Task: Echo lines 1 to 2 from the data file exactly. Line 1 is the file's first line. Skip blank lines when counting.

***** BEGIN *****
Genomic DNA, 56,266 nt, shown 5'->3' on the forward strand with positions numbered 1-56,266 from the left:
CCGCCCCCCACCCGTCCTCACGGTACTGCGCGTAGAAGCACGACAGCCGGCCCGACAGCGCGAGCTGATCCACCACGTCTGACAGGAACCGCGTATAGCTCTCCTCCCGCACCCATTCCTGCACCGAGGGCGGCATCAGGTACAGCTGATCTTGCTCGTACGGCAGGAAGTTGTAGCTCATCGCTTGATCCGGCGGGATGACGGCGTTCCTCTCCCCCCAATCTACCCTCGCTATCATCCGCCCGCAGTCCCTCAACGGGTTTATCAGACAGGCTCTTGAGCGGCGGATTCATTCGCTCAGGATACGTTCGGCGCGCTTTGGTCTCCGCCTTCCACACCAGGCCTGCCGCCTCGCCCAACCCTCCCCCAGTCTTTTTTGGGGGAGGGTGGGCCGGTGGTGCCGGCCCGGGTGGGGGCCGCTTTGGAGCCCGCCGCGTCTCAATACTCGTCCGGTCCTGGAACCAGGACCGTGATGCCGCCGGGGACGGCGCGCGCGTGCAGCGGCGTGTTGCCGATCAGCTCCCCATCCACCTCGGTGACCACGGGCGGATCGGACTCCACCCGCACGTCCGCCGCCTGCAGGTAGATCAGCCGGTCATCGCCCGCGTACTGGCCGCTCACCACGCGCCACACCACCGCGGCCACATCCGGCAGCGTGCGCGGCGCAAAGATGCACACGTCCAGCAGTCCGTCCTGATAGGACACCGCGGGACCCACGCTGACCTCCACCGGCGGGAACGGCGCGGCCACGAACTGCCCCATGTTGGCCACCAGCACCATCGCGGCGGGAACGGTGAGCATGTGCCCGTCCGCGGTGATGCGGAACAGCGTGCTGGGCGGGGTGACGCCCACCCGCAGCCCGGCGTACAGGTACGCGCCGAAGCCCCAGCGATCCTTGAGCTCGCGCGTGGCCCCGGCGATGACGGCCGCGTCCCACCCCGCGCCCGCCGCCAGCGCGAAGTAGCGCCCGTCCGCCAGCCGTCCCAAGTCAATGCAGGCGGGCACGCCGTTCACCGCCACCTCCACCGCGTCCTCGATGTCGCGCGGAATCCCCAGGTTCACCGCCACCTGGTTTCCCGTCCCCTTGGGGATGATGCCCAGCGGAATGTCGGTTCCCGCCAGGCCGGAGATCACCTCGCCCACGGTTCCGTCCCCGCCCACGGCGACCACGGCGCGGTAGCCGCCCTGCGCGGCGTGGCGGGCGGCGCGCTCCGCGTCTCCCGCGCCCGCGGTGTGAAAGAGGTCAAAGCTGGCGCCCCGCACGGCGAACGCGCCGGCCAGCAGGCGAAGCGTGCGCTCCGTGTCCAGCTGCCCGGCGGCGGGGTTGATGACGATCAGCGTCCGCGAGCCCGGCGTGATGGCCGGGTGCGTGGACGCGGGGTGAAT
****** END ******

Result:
Genomic DNA, 56,266 nt, shown 5'->3' on the forward strand with positions numbered 1-56,266 from the left:
CCGCCCCCCACCCGTCCTCACGGTACTGCGCGTAGAAGCACGACAGCCGGCCCGACAGCGCGAGCTGATCCACCACGTCTGACAGGAACCGCGTATAGCTCTCCTCCCGCACCCATTCCTGCACCGAGGGCGGCATCAGGTACAGCTGATCTTGCTCGTACGGCAGGAAGTTGTAGCTCATCGCTTGATCCGGCGGGATGACGGCGTTCCTCTCCCCCCAATCTACCCTCGCTATCATCCGCCCGCAGTCCCTCAACGGGTTTATCAGACAGGCTCTTGAGCGGCGGATTCATTCGCTCAGGATACGTTCGGCGCGCTTTGGTCTCCGCCTTCCACACCAGGCCTGCCGCCTCGCCCAACCCTCCCCCAGTCTTTTTTGGGGGAGGGTGGGCCGGTGGTGCCGGCCCGGGTGGGGGCCGCTTTGGAGCCCGCCGCGTCTCAATACTCGTCCGGTCCTGGAACCAGGACCGTGATGCCGCCGGGGACGGCGCGCGCGTGCAGCGGCGTGTTGCCGATCAGCTCCCCATCCACCTCGGTGACCACGGGCGGATCGGACTCCACCCGCACGTCCGCCGCCTGCAGGTAGATCAGCCGGTCATCGCCCGCGTACTGGCCGCTCACCACGCGCCACACCACCGCGGCCACATCCGGCAGCGTGCGCGGCGCAAAGATGCACACGTCCAGCAGTCCGTCCTGATAGGACACCGCGGGACCCACGCTGACCTCCACCGGCGGGAACGGCGCGGCCACGAACTGCCCCATGTTGGCCACCAGCACCATCGCGGCGGGAACGGTGAGCATGTGCCCGTCCGCGGTGATGCGGAACAGCGTGCTGGGCGGGGTGACGCCCACCCGCAGCCCGGCGTACAGGTACGCGCCGAAGCCCCAGCGATCCTTGAGCTCGCGCGTGGCCCCGGCGATGACGGCCGCGTCCCACCCCGCGCCCGCCGCCAGCGCGAAGTAGCGCCCGTCCGCCAGCCGTCCCAAGTCAATGCAGGCGGGCACGCCGTTCACCGCCACCTCCACCGCGTCCTCGATGTCGCGCGGAATCCCCAGGTTCACCGCCACCTGGTTTCCCGTCCCCTTGGGGATGATGCCCAGCGGAATGTCGGTTCCCGCCAGGCCGGAGATCACCTCGCCCACGGTTCCGTCCCCGCCCACGGCGACCACGGCGCGGTAGCCGCCCTGCGCGGCGTGGCGGGCGGCGCGCTCCGCGTCTCCCGCGCCCGCGGTGTGAAAGAGGTCAAAGCTGGCGCCCCGCACGGCGAACGCGCCGGCCAGCAGGCGAAGCGTGCGCTCCGTGTCCAGCTGCCCGGCGGCGGGGTTGATGACGATCAGCGTCCGCGAGCCCGGCGTGATGGCCGGGTGCGTGGACGCGGGGTGAAT